China is set to significantly expand the roll-out of an agricultural disaster insurance scheme that has been in pilot mode since 2017, as it has found the results positive in helping small and mid-sized farmers protect their incomes and recover more rapidly from weather and natural catastrophes.
The Chinese government first rolled out the pilot agricultural disaster insurance program to 200 of its major grain producing counties across the country in 2017.
These counties participated in the pilot phase of the new agricultural disaster insurance program, as China looked to modern risk transfer practices to help its farmers increase their incomes.
China has been steadily integrating insurance practices into areas such as its provision of agricultural financial support.
Historically, the Chinese government provided agricultural disaster finance that was effectively government support for farmers when weather and climate related catastrophe events wiped out crops and livelihoods.
This kind of funding had been provided in pools of capital per-region, but each year they were repeatedly drained, which has raised the priority of finding new ways to deliver capital support to the countries farming communities.
Insurance and reinsurance, particularly parametric, has increasingly gained favour, with even the highest levels of China’s State Council expressing a desire to find market-based solutions to agricultural weather and catastrophe impacts.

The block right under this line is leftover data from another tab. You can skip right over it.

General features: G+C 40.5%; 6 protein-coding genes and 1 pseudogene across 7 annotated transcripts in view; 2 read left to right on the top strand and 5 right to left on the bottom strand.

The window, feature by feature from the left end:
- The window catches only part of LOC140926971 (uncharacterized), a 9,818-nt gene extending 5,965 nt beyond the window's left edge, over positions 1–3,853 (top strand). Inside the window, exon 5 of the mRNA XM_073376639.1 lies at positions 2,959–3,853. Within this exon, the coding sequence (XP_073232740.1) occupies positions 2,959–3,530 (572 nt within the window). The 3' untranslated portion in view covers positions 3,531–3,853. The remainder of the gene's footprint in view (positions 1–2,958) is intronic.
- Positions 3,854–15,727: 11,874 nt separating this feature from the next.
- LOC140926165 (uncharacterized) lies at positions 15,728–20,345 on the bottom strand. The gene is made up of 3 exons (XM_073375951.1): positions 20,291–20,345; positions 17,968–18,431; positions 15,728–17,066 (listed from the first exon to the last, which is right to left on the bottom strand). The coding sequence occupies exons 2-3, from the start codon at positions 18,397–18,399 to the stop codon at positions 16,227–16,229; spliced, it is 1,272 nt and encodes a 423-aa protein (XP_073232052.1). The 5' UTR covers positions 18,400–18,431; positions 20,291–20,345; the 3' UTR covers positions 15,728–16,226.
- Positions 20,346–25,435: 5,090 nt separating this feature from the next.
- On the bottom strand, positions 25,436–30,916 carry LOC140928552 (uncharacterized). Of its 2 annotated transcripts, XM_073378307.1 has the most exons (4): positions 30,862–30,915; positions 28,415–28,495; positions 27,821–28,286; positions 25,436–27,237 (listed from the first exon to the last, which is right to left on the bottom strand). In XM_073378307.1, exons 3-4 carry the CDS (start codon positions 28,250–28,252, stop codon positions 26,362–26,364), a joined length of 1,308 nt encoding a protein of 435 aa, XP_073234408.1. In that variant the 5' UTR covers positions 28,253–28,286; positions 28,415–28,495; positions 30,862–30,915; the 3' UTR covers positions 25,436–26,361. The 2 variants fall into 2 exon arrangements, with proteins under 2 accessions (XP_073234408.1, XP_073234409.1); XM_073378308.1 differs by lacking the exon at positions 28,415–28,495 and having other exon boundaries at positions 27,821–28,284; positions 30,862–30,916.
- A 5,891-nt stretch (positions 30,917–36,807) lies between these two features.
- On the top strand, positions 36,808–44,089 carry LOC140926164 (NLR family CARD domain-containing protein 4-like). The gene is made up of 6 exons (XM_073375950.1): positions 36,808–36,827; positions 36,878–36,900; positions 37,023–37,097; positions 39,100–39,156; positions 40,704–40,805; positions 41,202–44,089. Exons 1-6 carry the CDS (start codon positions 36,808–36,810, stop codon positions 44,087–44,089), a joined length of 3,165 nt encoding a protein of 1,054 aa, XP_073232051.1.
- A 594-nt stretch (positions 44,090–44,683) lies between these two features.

These initiatives continue to make progress, with the recent announcement that China will more than double the size of its agricultural disaster insurance scheme this year.
Beginning this year, China’s Ministry of Finance intends to expand the pilot scope of the agricultural catastrophe insurance scheme, increasing it from the 200 pilot counties to reach 500 pilot counties.
Growth is expected to be across the country, with Heilongjiang, Henan, and Shandong will each add 30 pilot counties, while Hebei is adding more than 20 and other provinces similar.
The insurance program covers a basic level of direct replacement costs of crops that were damaged, as well as a higher level of coverage that can also cover the costs of land rent as well.
This can be particularly important, as after farmers lose their crops to severe weather or climate related disasters such as flooding, their income is limited and it can be harder to meet land rent charges.
We understand that while the coverage for farmers is largely indemnity based, the programs themselves are being looked on as suitable to cover with parametric reinsurance, which would pay out on the occurrence of specified weather or disaster events exceeding a pre-defined severity.
This is something China has been looking at for some years now, a layered approach to protection that leverages fast income replacement insurance for farmers, parametric coverage for counties and provinces, with the next step perhaps being a level of financial protection for the government itself to finance these schemes on an ongoing basis.
It’s at the government level that it could become really interesting, with the use of capital markets backed sources of reinsurance a clear option, as well as instruments such as parametric catastrophe bonds.
It’s encouraging to see China continuing to promote the use of insurance, in place of government handouts, to support lives and livelihoods of its farming communities.
Other pilot programs are being worked on to cover other areas of the economy and the end-result will be a steady transfer of weather and disaster risks to the private markets, with the resulting narrowing of the economic to insured loss protection gap.